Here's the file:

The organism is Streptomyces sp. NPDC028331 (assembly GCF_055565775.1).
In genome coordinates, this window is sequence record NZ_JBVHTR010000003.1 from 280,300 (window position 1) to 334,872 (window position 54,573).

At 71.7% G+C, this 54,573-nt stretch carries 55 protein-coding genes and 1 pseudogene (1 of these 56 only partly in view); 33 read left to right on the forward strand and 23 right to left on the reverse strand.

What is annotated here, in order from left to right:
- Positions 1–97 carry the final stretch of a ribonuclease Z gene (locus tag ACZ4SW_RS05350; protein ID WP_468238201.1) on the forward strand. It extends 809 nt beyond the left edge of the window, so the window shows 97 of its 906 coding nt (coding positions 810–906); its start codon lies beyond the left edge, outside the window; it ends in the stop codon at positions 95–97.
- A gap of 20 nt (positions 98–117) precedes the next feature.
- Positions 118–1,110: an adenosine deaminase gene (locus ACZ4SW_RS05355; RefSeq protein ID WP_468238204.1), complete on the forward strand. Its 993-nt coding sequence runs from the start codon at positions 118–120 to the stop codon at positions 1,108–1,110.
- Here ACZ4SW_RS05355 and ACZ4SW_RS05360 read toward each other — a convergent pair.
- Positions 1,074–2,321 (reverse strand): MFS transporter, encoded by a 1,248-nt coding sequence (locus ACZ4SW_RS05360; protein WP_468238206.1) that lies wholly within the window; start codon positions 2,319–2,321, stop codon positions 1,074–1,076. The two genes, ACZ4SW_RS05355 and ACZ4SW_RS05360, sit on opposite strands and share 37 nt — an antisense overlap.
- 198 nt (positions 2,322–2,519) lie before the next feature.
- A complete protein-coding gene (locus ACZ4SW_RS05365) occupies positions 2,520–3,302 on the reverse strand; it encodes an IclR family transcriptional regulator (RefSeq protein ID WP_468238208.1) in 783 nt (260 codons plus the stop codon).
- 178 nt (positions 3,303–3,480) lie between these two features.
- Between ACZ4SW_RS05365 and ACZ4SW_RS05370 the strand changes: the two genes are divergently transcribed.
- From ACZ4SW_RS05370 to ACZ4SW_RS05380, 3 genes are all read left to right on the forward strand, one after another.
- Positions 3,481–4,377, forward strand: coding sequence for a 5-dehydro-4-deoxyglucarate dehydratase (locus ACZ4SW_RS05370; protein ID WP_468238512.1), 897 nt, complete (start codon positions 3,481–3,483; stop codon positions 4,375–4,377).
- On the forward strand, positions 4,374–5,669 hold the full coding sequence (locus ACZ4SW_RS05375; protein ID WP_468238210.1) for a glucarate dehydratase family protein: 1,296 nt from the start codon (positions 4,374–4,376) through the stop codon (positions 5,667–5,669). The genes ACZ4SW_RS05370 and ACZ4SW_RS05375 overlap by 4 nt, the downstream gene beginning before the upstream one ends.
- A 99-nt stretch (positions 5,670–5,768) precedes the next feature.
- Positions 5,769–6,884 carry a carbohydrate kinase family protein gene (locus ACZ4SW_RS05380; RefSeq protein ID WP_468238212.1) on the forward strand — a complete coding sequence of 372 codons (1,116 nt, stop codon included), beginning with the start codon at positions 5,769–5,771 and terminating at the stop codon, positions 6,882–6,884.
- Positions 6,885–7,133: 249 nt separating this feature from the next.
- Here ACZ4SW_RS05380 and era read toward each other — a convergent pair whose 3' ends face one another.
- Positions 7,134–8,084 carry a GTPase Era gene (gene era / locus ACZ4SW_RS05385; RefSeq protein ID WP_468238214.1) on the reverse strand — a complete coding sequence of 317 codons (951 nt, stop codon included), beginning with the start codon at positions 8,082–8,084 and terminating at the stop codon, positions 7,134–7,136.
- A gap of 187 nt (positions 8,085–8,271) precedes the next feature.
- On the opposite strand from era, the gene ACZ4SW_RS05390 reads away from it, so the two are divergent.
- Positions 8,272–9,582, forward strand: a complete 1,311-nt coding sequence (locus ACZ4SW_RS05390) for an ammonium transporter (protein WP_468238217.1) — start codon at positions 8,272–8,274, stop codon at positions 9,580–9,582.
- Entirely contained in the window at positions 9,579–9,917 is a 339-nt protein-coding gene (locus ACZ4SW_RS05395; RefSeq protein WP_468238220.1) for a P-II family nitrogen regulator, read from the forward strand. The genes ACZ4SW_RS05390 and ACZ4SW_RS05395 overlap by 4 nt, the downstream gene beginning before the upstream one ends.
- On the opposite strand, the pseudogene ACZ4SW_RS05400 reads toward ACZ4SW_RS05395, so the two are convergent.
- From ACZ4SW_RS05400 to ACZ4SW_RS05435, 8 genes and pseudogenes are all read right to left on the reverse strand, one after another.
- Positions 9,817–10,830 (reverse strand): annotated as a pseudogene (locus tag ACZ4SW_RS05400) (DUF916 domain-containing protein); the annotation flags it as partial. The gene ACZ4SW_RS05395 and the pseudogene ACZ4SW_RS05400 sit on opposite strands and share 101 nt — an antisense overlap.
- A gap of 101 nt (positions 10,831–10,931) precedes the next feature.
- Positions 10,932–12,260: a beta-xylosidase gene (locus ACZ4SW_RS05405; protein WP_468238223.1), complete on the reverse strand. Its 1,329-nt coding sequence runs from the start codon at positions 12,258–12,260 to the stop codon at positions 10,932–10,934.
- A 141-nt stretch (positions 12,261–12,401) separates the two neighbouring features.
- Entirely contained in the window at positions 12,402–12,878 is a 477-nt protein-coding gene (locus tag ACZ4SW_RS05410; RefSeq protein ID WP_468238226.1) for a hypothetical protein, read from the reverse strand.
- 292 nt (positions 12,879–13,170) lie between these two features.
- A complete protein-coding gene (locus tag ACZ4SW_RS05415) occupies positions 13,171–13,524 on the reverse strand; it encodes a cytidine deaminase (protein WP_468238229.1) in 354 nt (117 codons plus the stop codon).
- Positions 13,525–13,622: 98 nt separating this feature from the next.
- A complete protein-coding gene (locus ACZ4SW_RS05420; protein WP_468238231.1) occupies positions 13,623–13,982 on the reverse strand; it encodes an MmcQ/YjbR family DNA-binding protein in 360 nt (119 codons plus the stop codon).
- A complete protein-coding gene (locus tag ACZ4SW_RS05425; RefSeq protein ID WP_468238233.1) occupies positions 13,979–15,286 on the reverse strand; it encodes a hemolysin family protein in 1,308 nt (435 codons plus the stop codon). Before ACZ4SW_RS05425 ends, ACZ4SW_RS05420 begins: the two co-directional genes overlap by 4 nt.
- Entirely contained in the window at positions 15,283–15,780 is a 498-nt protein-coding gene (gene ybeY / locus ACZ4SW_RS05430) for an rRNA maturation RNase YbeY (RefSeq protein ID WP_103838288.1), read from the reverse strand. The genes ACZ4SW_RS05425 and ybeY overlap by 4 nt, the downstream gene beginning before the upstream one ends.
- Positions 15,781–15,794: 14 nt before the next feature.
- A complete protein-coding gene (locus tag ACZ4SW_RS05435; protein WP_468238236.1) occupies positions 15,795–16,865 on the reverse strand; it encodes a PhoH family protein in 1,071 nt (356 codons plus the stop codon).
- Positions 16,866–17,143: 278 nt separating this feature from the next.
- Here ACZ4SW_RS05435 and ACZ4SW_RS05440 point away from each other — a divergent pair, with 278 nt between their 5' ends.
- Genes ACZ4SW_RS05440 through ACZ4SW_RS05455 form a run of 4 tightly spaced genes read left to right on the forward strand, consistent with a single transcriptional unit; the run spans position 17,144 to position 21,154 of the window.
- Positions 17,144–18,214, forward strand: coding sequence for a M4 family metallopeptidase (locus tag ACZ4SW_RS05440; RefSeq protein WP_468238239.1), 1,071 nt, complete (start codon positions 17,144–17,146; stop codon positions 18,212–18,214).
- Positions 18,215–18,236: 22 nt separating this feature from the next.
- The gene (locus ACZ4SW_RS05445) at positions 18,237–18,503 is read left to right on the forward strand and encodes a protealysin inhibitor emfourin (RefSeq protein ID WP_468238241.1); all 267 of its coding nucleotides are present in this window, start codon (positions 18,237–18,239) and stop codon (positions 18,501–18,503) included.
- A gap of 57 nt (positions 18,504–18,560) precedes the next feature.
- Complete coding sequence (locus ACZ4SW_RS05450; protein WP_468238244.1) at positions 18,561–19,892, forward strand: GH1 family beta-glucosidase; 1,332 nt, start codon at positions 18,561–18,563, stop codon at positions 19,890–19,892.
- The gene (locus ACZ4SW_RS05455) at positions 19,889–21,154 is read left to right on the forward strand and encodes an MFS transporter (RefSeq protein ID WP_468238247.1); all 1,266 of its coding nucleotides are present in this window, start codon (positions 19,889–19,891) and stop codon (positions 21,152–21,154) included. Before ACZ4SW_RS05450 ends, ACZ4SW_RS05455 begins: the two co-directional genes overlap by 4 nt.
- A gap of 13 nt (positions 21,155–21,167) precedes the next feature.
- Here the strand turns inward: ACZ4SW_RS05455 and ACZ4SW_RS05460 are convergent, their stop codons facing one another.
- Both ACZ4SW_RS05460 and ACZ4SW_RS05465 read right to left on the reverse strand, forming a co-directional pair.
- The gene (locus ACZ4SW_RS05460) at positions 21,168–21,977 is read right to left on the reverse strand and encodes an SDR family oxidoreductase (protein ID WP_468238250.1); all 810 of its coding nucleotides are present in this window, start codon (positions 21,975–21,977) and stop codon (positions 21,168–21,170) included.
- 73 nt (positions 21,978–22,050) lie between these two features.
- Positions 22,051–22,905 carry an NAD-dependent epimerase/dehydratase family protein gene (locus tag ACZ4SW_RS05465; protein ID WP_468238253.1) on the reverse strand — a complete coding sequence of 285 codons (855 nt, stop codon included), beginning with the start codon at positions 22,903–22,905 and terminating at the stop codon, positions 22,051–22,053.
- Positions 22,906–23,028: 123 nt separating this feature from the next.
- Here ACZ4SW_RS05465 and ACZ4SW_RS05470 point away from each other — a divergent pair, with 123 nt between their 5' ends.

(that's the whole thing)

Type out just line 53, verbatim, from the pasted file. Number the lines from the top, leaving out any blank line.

- The gene (locus ACZ4SW_RS05460) at positions 21,168–21,977 is read right to left on the reverse strand and encodes an SDR family oxidoreductase (protein ID WP_468238250.1); all 810 of its coding nucleotides are present in this window, start codon (positions 21,975–21,977) and stop codon (positions 21,168–21,170) included.